Damsels In Distress?
I get it. I don’t like it, but I get it. If it is an inherent female trait, it skipped me. If it is learned or taught behavior, I failed the class. I totally understand the concept. I completely, if albeit grudgingly, acquiesce to the fact that the concept exists. I just can’t manage to pull it off. I know that distressed damsels exist. I have met one or two. It is with curiosity and sometimes a twinge of jealousy that I watch them operate. But it’s not for me.
The theme is repeated over and over again in relationship books and talk shows. Men like to feel needed; like they have made a contribution. Performed a service. Fixed something, anything. It is hardwired into their DNA. I applaud that DNA. Trust me, I am not a feminist. I have no real problem (I can already hear the groans starting) with traditional gender roles. I will cook supper if you cut the grass. The problem I have is ASKING you to cut the grass.
Partnership Is Everything
My parents had a partnership. In the early years of their marriage they owned a restaurant, a gas station, a boarding house. They worked together, united. They didn’t have a chore chart. They didn’t flip a coin. They just did what had to be done. Worked in conjunction with each other. So it is their fault that I went into adulthood thinking that was the design for a healthy partnership.
I kept those ideas and thoughts and beliefs … right until the moment I became a divorced single mother with two daughters.
What do most single mothers do? EVERYTHING!
Financial decisions, discipline decisions, car decisions, school decisions, vacation decisions. The list is endless. Skinned knees. Science projects. Sibling brawls in the kitchen (and bedroom and front yard). First heartbreak.
My obvious point is that being a single mom creates a situation where you have to be in charge. Become strong in areas that you really didn’t want to be strong in. When you become accustomed to those things it then becomes difficult to turn the tide.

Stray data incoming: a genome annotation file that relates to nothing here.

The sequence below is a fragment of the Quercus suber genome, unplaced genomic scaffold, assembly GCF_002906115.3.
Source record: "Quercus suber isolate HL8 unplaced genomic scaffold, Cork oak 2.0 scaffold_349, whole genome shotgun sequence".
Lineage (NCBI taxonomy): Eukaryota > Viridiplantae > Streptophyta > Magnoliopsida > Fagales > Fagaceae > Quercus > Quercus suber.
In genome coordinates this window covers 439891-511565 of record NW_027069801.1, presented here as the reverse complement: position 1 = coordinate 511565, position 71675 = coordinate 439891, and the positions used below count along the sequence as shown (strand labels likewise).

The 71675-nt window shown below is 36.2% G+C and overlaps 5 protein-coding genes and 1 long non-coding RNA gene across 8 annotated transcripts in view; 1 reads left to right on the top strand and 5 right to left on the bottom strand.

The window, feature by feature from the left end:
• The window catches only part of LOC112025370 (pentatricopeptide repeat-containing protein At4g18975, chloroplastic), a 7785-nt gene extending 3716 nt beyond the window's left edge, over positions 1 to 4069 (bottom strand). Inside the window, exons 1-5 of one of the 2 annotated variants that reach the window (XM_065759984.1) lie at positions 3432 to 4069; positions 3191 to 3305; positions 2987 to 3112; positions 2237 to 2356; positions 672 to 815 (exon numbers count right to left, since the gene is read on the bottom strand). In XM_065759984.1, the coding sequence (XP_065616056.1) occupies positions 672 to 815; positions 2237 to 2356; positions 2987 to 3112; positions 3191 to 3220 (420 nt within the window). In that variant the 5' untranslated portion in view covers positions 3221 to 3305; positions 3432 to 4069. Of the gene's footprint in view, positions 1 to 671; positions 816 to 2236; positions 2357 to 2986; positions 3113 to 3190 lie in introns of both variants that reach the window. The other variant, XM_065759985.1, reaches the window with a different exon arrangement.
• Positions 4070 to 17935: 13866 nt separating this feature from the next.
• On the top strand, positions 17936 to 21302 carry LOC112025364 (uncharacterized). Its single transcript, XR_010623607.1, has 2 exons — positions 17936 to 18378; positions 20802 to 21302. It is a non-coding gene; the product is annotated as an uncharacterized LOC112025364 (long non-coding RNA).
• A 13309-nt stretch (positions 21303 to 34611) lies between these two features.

We can’t go from being an independent, self-sufficient woman and then fall to fainting on cue. Do we feel like fainting? Yes. Sometimes we do. Or at least I know I did.
You can have an amazing support system, but some nights after dinner, homework, and all the little problems are handled, you lock yourself in the bathroom, turn on the shower and cry. And pray. And wonder if there will ever come a time when you will not feel broken, inadequate and exhausted.
We HAVE Distress – We Don’t LIVE In It
I said all that to prove us single moms do have distress. But we don’t live in distress. We live in hope and courage and LOVE. And when we meet a guy, those are the attributes we display. We don’t want you to feel sorry for us. We are proud of ourselves. So we can plan dinner, but would love if you did it first.
We can take the car to have the oil changed or tires rotated, but it would melt our heart if you offered to handle it. We can pay a plumber to unclog the toilet, but… well maybe we should just pay the plumber.
My point is, just because we have risen to the occasion and CAN handle life, doesn’t mean we would not relish the chance to sit back, let go of the reins and let someone else do it from time to time. But some of us (me) just have trouble asking for help.
So for the men who are looking to be needed, resourceful, handy, generous in time and affection, please by all means DON’T LET US STOP YOU! We do not mean to get in our own way. Open the doors, bring the flowers, pick up the milk, make the reservation. Untie us from the railroad tracks.